Widespread drought conditions during the 2018 growing season in most of Missouri resulted in hay and forage shortages, says University of Missouri Extension agronomist Dhruba Dhakal.
Dhakal offers some alternative/emergency forage options to feed beef cattle during fall, winter, and spring.
Stockpiling tall fescue
If fescue stands are strong, stockpiling tall fescue is one of the cheapest and easiest options for fall and winter grazing, Dhakal says.
“If plants are still alive with more than 75 percent fescue left, fertilize with 40-50 pounds of nitrogen per acre in September and close the gates,” he says. Let grass grow until November before grazing. An application of urea with nitrogen stabilizer (Agrotain, for example) with rainfall received within 14 days helps to incorporate it and reduce volatilization.
“Ammonium nitrate and ammonium sulfate are less prone to volatilization loss compared to urea,” Dhakal says. “Rotational grazing using paddocks is a better option to increase carrying capacity of land as well as maintaining pasture health.”
Research shows rotational grazing nearly doubles the utilization. An early ice storm or foot traffic on these fields could deteriorate the grass prematurely, he says.
Using drought-stressed corn and soybean
Silage from drought-stressed corn can be used to feed cattle during fall and winter. Typically, nitrate levels in corn drop 40-50 percent during the ensiling process if the silage ferments well. Dhakal recommends nitrate testing if feeding corn green chop or silage to the cattle.
Drought-damaged soybean can be grazed when plants are 12-18 inches tall, he says. Check herbicide labels before grazing or feeding cattle. Some herbicides have a longer residual period. Soybean can be hayed at early R3 and made into silage at R4-R5 stages. Cattle can be grazed on corn and soybean stubble in the fall. Ammoniating corn or sorghum stover for feeding cattle might be another fall option, Dhakal says.
Planting winter annual small grains
Dhakal says pastures with poor fescue stands or with no fall growth potential may be planted with winter annuals if there is good soil moisture. Planting winter annuals into a strong fescue stand is counterproductive and may not be cost-effective, he says.
Some winter annuals such as cereal rye, triticale, winter wheat, and winter barley are suited for grazing during fall and winter in Missouri. Cattle producers with row crops can plant these winter annuals as a cover crop after harvesting corn and soybean. These crops offer the double benefit of covering the land and providing forage for cattle during fall, winter, and spring, Dhakal says.
Cereal rye is easier and quicker to establish than other small grains. It is the most winter-hardy small grain and provides forage for grazing even during late winter. It provides excellent fall tonnage and has good regrowth potential after grazing.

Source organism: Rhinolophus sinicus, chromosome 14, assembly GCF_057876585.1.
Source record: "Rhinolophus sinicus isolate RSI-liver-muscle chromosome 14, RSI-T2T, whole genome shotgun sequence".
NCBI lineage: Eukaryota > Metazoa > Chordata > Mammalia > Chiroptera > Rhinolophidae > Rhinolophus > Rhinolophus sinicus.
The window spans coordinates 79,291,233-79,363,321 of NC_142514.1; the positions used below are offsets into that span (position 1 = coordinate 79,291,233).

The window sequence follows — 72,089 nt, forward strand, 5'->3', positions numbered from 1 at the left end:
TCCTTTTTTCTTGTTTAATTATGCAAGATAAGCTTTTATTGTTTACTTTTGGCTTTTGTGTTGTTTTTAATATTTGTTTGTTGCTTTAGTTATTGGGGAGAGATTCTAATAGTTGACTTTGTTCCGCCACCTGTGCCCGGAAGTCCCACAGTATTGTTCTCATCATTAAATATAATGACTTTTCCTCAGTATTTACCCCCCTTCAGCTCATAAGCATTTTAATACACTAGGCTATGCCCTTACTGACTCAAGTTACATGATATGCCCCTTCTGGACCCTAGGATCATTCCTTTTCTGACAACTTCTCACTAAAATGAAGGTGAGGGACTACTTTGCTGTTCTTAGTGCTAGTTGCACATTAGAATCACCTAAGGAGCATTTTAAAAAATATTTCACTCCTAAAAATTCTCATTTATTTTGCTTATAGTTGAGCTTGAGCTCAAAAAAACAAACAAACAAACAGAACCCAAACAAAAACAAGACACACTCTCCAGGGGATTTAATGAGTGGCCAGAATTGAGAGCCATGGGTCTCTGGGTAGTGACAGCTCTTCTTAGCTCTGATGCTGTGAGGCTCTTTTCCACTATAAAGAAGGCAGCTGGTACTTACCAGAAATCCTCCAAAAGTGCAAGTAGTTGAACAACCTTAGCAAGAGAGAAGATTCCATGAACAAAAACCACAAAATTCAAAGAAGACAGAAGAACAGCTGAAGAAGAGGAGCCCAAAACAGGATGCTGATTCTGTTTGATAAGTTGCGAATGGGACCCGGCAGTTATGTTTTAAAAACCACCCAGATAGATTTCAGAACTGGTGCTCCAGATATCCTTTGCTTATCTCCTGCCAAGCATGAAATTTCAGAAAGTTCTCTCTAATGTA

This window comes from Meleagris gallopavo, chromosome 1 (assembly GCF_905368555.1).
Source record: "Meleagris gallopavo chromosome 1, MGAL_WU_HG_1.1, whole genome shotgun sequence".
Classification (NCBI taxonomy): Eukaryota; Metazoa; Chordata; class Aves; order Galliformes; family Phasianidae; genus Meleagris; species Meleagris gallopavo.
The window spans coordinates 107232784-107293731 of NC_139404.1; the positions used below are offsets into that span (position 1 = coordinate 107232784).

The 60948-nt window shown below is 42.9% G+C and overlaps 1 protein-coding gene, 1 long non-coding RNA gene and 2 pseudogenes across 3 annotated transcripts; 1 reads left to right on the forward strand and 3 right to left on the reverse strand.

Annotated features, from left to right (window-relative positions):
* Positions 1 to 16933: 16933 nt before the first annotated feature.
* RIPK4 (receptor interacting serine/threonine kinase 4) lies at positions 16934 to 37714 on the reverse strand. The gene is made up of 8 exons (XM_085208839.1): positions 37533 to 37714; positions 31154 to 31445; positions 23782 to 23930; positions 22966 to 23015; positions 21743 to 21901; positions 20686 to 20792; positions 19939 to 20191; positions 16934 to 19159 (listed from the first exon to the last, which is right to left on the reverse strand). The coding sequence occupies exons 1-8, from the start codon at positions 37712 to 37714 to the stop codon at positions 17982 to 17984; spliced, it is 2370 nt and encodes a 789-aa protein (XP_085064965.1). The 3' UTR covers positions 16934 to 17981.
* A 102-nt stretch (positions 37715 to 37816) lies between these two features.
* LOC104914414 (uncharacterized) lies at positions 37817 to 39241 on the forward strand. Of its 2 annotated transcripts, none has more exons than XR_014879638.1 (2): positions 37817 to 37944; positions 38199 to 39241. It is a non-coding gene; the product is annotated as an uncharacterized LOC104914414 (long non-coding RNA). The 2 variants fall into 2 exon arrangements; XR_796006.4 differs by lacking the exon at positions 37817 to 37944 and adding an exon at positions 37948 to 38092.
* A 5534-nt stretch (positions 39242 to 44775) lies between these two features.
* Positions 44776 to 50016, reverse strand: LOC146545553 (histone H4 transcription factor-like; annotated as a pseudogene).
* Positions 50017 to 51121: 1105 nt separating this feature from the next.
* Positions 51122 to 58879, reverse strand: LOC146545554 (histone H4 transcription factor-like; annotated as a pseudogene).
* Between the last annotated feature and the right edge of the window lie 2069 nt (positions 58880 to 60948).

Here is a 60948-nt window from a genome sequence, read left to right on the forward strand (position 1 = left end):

Increase seeding rates up to 50 percent and plan to graze in fall and harvest again in spring. Dhakal suggests tight spring grazing for best vegetative growth and forage quality. Triticale is a cross between cereal rye and wheat—a good compromise for tonnage, quality, and balance between fall and spring grazing.
Wheat grows little in the fall, so it provides the most forage in the spring. It has higher-quality forage compared to rye and triticale and may be one of the best options for early spring hay or haylage, Dhakal says. Barley also is a good option for fall planting for early growth, good quality and tonnage prior to winter. However, winter-hardiness can be an issue for barley, he says.
Planting brassicas and winter legumes
Planting brassicas such as turnip, radish, kale and canola at 3 to 8 pounds per acre, is another option for feeding cattle during fall. Turnip may provide up to 3 tons of forage per acre from October to December. “Turnip is an easy and quick establishment but has little regrowth potential. Bloat, sulfur and nitrate toxicity, and milk flavoring might occur at times,” Dhakal says.
He suggests feeding turnips with a mix of either cereal grain forage or annual ryegrass or hay. It may have up to 24 percent crude protein and 75 percent total digestible nutrient if it is grazed or harvested at early bloom stage, Dhakal says.
Some winter annual legumes such as Austrian winter pea and hairy vetch can be planted with small grains in fall. These legumes fix atmospheric nitrogen and have higher crude protein and total digestible nutrient than non-legume forage. They also improve the overall nutritive value of forage, Dhakal says.
Planting spring oats
Dhakal also suggests planting spring oats from late winter to early spring in Missouri. They can be used as hay and silage crop to feed cattle. Their forage quality is higher when harvested from boot to early heading stage for making hay and from milking to dough stage for making silage.